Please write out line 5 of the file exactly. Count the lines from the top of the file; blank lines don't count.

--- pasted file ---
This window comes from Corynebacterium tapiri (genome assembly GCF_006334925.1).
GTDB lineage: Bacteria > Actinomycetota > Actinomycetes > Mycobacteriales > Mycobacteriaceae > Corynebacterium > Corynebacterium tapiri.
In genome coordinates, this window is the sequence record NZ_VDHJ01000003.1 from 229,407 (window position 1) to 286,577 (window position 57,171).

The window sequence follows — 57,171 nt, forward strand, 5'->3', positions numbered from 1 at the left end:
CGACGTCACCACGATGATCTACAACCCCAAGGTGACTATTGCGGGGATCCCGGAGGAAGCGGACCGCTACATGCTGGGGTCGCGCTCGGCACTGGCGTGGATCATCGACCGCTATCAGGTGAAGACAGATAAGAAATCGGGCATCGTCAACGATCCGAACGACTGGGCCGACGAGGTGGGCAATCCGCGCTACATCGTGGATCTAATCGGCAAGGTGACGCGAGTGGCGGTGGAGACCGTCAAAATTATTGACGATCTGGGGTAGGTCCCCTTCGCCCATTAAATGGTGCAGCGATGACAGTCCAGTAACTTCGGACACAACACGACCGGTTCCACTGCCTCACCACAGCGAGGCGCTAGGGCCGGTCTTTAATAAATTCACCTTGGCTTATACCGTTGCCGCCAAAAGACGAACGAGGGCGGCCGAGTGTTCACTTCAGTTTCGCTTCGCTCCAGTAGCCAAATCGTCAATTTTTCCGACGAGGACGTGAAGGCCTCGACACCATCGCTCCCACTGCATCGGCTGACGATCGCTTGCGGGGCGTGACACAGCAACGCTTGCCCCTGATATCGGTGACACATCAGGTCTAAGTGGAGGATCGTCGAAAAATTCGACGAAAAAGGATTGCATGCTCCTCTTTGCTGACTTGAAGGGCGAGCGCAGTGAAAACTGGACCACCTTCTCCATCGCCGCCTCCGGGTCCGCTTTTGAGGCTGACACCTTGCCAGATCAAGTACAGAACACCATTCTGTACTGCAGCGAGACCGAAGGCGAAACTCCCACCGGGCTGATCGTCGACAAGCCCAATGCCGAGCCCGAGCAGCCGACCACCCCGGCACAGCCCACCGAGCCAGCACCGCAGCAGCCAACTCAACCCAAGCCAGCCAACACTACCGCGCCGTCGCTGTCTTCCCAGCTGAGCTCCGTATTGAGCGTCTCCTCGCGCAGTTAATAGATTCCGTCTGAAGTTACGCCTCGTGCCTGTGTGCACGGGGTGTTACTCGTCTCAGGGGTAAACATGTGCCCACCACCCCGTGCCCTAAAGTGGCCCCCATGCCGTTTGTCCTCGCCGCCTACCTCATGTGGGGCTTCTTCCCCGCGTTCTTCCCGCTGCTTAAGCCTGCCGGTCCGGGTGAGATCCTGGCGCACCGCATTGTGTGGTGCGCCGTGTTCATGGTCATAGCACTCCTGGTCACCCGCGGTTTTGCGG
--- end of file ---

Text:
CGACGTCACCACGATGATCTACAACCCCAAGGTGACTATTGCGGGGATCCCGGAGGAAGCGGACCGCTACATGCTGGGGTCGCGCTCGGCACTGGCGTGGATCATCGACCGCTATCAGGTGAAGACAGATAAGAAATCGGGCATCGTCAACGATCCGAACGACTGGGCCGACGAGGTGGGCAATCCGCGCTACATCGTGGATCTAATCGGCAAGGTGACGCGAGTGGCGGTGGAGACCGTCAAAATTATTGACGATCTGGGGTAGGTCCCCTTCGCCCATTAAATGGTGCAGCGATGACAGTCCAGTAACTTCGGACACAACACGACCGGTTCCACTGCCTCACCACAGCGAGGCGCTAGGGCCGGTCTTTAATAAATTCACCTTGGCTTATACCGTTGCCGCCAAAAGACGAACGAGGGCGGCCGAGTGTTCACTTCAGTTTCGCTTCGCTCCAGTAGCCAAATCGTCAATTTTTCCGACGAGGACGTGAAGGCCTCGACACCATCGCTCCCACTGCATCGGCTGACGATCGCTTGCGGGGCGTGACACAGCAACGCTTGCCCCTGATATCGGTGACACATCAGGTCTAAGTGGAGGATCGTCGAAAAATTCGACGAAAAAGGATTGCATGCTCCTCTTTGCTGACTTGAAGGGCGAGCGCAGTGAAAACTGGACCACCTTCTCCATCGCCGCCTCCGGGTCCGCTTTTGAGGCTGACACCTTGCCAGATCAAGTACAGAACACCATTCTGTACTGCAGCGAGACCGAAGGCGAAACTCCCACCGGGCTGATCGTCGACAAGCCCAATGCCGAGCCCGAGCAGCCGACCACCCCGGCACAGCCCACCGAGCCAGCACCGCAGCAGCCAACTCAACCCAAGCCAGCCAACACTACCGCGCCGTCGCTGTCTTCCCAGCTGAGCTCCGTATTGAGCGTCTCCTCGCGCAGTTAATAGATTCCGTCTGAAGTTACGCCTCGTGCCTGTGTGCACGGGGTGTTACTCGTCTCAGGGGTAAACATGTGCCCACCACCCCGTGCCCTAAAGTGGCCCCCATGCCGTTTGTCCTCGCCGCCTACCTCATGTGGGGCTTCTTCCCCGCGTTCTTCCCGCTGCTTAAGCCTGCCGGTCCGGGTGAGATCCTGGCGCACCGCATTGTGTGGTGCGCCGTGTTCATGGTCATAGCACTCCTGGTCACCCGCGGTTTTGCGG